Assure 360

Last month, the Health and Safety Executive (HSE) unleashed absolute chaos. For those that don’t know what happened, I’ll summarise…

 The HSE has become concerned about the quality of some training – and very concerned about the effectiveness of some RPE (respiratory protective equipment) face-fit testing (FFT). The regulator suspects even that in some cases, training and FFTs were not actually being done – just the certificate issued. Due to the criticality of a good FFT, it instructed the Asbestos Network members to share this concern with the world.

Where this got highly controversial is that the HSE issued a statement naming two training organisations of which it was particularly suspicious. And even worse, the first of these two was misnamed: the organisation’s acronym didn’t match its full name, which in turn was completely wrong – and a totally different organisation. No evidence was provided, so there was little for the relevant accrediting bodies to investigate.

 From the outside, it didn’t seem like the appropriate way for the HSE to raise or deal with its concerns. But a colleague of mine more involved summed it up more directly: ‘It’s a proper screw-up’.

 But as the dust settles, it’s important not to lose sight of the core concern here. For a very long time there have been rumours that training, FFT, mask maintenance certificates and even medicals can be and routinely are ‘forged’. I’ve personally not seen any hard evidence to this effect, but I’ve heard the suspicions of supervisors: “he’s never been trained in his life”, and “remote training sessions are too easy to pass – so what value is there in them?”.

The other week I came across a medical certificate for an operative who had been working on site all week in the south of England, but who had somehow managed to pop up to the North-East for his medical without missing a shift. Was this evidence of fraud? Actually no, as with some digging it turned out that the occupational health centre was providing medicals over the phone. This approach was brought in as an emergency measure in COVID and was withdrawn years ago. Not fraud, but certainly shocking.

 Despite the naming issue, the HSE has not withdrawn its statement, so certificates from the two named organisations (and presumably the misnamed one too) should continue to face additional scrutiny. What this translates to is that a licensed asbestos removal contractor (LARC) must conduct extra competence assessments on employees with these certificates. The press release didn’t offer suggestions on how we should approach the FFT, but I understand that the labour supply agencies themselves are ensuring all staff under their wings are being re-tested.

Elephants in the room 

This event should serve as a catalyst for the industry to reexamine testing more thoroughly, and ensure it’s delivering the high standards of protection that asbestos removal demands. For even when training is actually done – and done to a high standard – it’s fair to ask whether a three-day, new operative course should be enough to allow someone to work under challenging conditions with a carcinogen. In fact I think you’d struggle to find anyone to enthusiastically support this idea.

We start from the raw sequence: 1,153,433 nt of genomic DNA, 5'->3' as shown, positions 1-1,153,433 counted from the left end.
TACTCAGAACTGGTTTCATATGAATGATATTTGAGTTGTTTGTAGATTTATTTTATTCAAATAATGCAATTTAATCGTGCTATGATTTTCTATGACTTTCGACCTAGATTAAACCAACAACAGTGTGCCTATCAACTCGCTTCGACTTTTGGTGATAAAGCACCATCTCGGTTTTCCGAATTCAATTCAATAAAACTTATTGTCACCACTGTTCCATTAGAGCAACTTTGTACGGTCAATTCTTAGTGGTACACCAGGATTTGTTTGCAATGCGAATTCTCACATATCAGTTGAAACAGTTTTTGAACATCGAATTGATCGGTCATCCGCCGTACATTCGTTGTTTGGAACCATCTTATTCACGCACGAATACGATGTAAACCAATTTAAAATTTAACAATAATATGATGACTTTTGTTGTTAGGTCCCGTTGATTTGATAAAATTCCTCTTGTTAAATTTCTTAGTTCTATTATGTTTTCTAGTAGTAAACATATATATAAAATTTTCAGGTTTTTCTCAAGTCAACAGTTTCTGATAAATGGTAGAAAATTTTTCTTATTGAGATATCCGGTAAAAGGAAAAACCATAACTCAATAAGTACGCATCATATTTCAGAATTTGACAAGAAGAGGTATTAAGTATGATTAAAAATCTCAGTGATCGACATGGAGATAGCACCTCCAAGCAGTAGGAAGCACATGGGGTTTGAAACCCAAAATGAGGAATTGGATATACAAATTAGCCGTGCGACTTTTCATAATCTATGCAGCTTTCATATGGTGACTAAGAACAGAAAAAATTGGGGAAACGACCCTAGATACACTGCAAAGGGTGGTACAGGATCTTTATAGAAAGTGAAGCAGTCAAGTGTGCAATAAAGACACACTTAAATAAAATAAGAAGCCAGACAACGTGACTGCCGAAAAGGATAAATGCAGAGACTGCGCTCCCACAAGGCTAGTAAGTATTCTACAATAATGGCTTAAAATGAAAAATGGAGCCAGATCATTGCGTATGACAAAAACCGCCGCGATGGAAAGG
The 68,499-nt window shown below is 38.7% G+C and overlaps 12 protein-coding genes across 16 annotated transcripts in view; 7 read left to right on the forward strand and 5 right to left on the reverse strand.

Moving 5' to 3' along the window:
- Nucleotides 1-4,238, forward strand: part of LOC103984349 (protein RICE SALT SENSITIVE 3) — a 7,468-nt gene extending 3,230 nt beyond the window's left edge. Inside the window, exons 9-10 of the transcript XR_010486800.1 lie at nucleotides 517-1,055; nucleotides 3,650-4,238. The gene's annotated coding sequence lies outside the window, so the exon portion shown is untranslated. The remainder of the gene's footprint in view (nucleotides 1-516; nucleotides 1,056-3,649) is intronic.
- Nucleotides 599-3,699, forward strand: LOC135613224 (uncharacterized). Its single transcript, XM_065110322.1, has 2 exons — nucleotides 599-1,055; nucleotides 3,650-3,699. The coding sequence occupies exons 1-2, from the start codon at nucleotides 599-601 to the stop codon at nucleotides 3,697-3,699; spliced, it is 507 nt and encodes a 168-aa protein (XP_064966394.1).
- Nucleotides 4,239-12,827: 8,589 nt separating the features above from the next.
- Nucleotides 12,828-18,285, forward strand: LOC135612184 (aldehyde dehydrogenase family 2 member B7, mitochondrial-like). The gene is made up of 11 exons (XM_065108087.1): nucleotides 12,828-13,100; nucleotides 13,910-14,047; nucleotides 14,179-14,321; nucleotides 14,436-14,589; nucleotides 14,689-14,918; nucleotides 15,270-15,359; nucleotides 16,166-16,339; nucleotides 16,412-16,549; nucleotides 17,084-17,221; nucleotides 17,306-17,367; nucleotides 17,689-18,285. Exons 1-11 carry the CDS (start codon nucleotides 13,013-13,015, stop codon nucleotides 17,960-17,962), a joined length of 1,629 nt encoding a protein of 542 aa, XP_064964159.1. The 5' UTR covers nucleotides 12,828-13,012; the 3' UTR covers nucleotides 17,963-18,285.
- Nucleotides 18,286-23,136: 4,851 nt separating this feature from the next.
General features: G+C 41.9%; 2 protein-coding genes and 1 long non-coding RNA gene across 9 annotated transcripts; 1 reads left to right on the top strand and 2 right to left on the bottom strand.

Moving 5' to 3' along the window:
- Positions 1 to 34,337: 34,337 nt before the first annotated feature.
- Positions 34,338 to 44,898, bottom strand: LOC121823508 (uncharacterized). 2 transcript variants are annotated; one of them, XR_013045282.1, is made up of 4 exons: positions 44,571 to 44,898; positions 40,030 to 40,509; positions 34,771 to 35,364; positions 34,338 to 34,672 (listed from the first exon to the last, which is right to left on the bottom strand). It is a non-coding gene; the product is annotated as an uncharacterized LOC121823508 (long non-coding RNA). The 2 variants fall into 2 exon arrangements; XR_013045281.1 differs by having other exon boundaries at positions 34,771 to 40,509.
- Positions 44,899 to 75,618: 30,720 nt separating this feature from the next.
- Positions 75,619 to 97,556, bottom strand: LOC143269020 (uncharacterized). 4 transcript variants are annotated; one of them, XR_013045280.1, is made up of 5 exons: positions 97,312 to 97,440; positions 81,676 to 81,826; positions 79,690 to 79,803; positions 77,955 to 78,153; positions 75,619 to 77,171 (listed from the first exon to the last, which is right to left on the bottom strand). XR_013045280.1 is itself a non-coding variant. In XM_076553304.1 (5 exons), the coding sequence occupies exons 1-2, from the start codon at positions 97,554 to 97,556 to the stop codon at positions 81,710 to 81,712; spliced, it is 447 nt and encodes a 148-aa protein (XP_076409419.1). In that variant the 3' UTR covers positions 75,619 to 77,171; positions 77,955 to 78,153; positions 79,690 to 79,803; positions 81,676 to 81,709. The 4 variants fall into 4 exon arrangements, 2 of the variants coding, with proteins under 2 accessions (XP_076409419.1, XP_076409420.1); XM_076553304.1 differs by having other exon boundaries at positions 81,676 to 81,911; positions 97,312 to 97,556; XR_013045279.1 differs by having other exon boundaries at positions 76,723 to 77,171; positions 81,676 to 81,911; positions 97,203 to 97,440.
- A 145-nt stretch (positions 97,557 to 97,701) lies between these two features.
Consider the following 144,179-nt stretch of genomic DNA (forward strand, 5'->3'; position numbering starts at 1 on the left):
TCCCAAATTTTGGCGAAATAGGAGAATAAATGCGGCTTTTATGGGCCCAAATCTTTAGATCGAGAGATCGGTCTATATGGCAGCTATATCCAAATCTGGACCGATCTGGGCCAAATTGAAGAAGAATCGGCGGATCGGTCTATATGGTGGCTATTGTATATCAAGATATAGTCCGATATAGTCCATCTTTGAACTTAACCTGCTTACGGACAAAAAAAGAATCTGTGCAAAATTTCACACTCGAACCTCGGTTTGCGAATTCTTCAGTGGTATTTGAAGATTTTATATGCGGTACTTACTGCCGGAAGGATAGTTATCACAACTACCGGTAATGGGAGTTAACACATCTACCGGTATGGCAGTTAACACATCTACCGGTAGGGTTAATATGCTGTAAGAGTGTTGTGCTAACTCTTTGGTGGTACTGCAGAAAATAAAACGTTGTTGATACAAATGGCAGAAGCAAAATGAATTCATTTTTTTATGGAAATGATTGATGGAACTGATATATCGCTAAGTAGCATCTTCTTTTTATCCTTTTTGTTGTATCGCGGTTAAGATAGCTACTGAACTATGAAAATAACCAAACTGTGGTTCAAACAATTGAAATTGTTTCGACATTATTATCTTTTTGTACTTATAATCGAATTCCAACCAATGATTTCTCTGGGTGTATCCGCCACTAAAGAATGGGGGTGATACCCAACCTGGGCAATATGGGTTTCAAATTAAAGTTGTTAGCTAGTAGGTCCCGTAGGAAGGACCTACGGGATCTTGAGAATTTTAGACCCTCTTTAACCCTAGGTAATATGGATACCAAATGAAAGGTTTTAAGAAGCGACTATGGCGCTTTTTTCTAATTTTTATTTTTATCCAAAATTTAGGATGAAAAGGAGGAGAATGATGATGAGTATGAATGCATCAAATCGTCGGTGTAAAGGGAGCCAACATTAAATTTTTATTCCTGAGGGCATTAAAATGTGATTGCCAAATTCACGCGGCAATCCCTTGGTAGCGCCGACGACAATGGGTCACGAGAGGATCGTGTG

For those that can remember, labour supply agencies used to be licence holders, and were effectively employers for a stable of workers. Maintaining a licence is not an easy thing – it takes care, attention to detail and commitment. A good agency would be seen as a partner for a LARC and, if they could provide reliable staff that were competent, they would be able to command loyalty from their customers. Their licence would be precious, and they would have an incentive to train, assess and generally look after good staff.

This all changed in 2013, when they were removed from the licensing regime, and anyone could start up a labour supply agency without any checks and balances. The HSE’s argument was that they didn’t care where a LARC got its staff, providing the LARC ensured their competence. No thought was put into how the LARC might do this, particularly for workers who might only be with them for a couple of days. This has led to a lot more labour supply agencies, but the same pool of short-term workers (STW), who are self-employed people in their own right. 

There are good, dedicated agencies out there that endeavour to provide top quality staff, but there are also some that are very, very poor. The pay rates for all site staff are historically low, and therefore a bump of £5 per day has become enough for a worker to move. When demand outstrips supply, it also becomes a seller’s market. Desperate employers and desperate agencies need bodies on site, and sometimes that’s achieved no matter the competence.

We have created a market where the individual worker is the customer, and loyalty to the LARC or the agency is for mugs.